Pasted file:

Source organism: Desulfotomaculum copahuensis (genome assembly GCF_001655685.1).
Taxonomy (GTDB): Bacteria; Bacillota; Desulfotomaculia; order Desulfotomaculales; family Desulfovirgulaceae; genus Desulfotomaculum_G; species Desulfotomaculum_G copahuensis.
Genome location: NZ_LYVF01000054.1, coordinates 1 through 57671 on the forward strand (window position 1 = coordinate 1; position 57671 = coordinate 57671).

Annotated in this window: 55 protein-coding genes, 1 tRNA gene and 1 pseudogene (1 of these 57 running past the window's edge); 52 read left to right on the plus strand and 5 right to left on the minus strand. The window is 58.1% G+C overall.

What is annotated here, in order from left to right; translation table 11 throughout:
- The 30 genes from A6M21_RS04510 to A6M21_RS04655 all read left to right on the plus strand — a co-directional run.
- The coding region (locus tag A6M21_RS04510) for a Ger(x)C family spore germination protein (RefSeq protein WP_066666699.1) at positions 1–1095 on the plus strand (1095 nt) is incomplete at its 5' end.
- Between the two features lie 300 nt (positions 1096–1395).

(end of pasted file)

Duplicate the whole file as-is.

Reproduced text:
Source organism: Desulfotomaculum copahuensis (genome assembly GCF_001655685.1).
Taxonomy (GTDB): Bacteria; Bacillota; Desulfotomaculia; order Desulfotomaculales; family Desulfovirgulaceae; genus Desulfotomaculum_G; species Desulfotomaculum_G copahuensis.
Genome location: NZ_LYVF01000054.1, coordinates 1 through 57671 on the forward strand (window position 1 = coordinate 1; position 57671 = coordinate 57671).

Annotated in this window: 55 protein-coding genes, 1 tRNA gene and 1 pseudogene (1 of these 57 running past the window's edge); 52 read left to right on the plus strand and 5 right to left on the minus strand. The window is 58.1% G+C overall.

What is annotated here, in order from left to right; translation table 11 throughout:
- The 30 genes from A6M21_RS04510 to A6M21_RS04655 all read left to right on the plus strand — a co-directional run.
- The coding region (locus tag A6M21_RS04510) for a Ger(x)C family spore germination protein (RefSeq protein WP_066666699.1) at positions 1–1095 on the plus strand (1095 nt) is incomplete at its 5' end.
- Between the two features lie 300 nt (positions 1096–1395).